Sundance Film Festival
Barak Goodman’s “Oklahoma City” draws a line between Timothy McVeigh’s 1995 bombing of the Alfred P. Murrah Federal Building and the country’s burgeoning white supremacist movement. Long before they came to prominence in the 2016 election cycle, these reactionaries sought to recast government opposition to their far-right ideology as an attack on guns and religion. Goodman cross-cuts between the carnage of the attack and the increasingly radical movement, ultimately concluding that McVeigh failed because he put a human face on attacking the government.
Did he, though?
“Oklahoma City” is effective when connecting 1995 to the decades of militant white nationalism that preceded it, yet Goodman bungles the documentary’s relevance to the present. The upbeat ending downplays their continuing, disturbing strength. Goodman did not need to put a call to action on the closing credits redirecting viewers to the Southern Poverty Law Center’s hate groups registry. However, some acknowledgement that Oklahoma City represents the close of the chapter rather than the end of the book seems necessary.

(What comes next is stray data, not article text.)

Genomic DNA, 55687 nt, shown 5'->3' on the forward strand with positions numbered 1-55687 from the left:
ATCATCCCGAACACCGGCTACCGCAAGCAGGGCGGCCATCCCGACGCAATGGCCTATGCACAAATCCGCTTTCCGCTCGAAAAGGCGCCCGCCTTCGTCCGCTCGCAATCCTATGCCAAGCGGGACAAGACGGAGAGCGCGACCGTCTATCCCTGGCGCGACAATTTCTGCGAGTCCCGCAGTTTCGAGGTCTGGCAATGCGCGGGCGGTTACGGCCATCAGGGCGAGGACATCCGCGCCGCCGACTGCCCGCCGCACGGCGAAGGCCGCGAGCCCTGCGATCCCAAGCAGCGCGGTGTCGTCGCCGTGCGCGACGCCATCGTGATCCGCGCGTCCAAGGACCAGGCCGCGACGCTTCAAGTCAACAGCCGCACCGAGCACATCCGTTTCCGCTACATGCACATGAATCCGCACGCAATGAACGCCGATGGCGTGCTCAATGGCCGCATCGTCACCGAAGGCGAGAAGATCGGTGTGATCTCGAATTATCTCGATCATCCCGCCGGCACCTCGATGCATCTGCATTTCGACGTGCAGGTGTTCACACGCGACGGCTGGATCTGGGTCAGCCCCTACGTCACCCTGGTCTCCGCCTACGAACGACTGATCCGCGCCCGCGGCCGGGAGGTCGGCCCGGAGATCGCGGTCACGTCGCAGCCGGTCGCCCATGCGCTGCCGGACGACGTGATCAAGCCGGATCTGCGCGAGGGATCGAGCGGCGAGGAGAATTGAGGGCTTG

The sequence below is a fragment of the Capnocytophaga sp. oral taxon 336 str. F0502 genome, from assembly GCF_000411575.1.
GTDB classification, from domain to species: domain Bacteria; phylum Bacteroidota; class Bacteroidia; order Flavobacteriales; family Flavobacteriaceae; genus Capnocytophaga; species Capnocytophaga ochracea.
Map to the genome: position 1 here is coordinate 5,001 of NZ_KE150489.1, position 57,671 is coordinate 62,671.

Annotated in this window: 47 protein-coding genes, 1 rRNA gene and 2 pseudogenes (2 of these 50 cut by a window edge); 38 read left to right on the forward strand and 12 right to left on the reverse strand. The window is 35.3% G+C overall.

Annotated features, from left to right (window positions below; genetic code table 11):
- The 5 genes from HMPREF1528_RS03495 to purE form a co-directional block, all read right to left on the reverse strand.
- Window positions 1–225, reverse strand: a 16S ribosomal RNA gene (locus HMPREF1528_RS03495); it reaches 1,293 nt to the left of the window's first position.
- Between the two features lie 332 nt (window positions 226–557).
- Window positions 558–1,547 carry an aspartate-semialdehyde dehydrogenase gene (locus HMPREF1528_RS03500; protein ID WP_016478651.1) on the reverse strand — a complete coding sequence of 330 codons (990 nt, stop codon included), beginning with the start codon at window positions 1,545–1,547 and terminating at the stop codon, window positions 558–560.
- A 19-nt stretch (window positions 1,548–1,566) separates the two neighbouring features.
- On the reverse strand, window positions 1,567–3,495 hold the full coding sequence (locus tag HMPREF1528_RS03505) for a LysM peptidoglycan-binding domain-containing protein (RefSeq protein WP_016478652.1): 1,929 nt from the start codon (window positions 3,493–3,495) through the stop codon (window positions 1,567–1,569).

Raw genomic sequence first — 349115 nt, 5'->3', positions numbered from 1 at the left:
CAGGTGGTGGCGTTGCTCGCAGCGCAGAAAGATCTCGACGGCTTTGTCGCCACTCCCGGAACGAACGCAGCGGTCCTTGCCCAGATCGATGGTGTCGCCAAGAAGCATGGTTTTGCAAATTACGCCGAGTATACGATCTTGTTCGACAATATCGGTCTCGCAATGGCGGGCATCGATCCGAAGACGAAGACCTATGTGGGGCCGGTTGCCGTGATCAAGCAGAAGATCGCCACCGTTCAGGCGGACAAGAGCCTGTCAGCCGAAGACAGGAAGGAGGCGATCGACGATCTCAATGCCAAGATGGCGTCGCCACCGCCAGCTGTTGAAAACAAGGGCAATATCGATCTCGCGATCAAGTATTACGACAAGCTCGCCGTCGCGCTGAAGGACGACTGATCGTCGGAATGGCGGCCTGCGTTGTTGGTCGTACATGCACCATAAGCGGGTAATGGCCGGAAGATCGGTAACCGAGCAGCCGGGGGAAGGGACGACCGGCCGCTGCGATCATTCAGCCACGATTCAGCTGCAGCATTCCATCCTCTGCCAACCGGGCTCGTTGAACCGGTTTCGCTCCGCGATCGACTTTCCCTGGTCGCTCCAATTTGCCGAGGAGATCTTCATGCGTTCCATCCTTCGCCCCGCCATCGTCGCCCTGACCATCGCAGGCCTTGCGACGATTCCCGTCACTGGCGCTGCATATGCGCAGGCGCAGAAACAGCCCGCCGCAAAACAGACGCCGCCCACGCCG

As documentaries like “Welcome to Leith” and our literal every day life show us, white nationalism is far from done. It’s still here and scarier than ever. Now the onus is on us to understand it and defeat its hatefulness from overtaking our pluralistic, inclusive society. B /
NOTE: Portions of this review ran in my coverage of the Sundance Film Festival for Movie Mezzanine.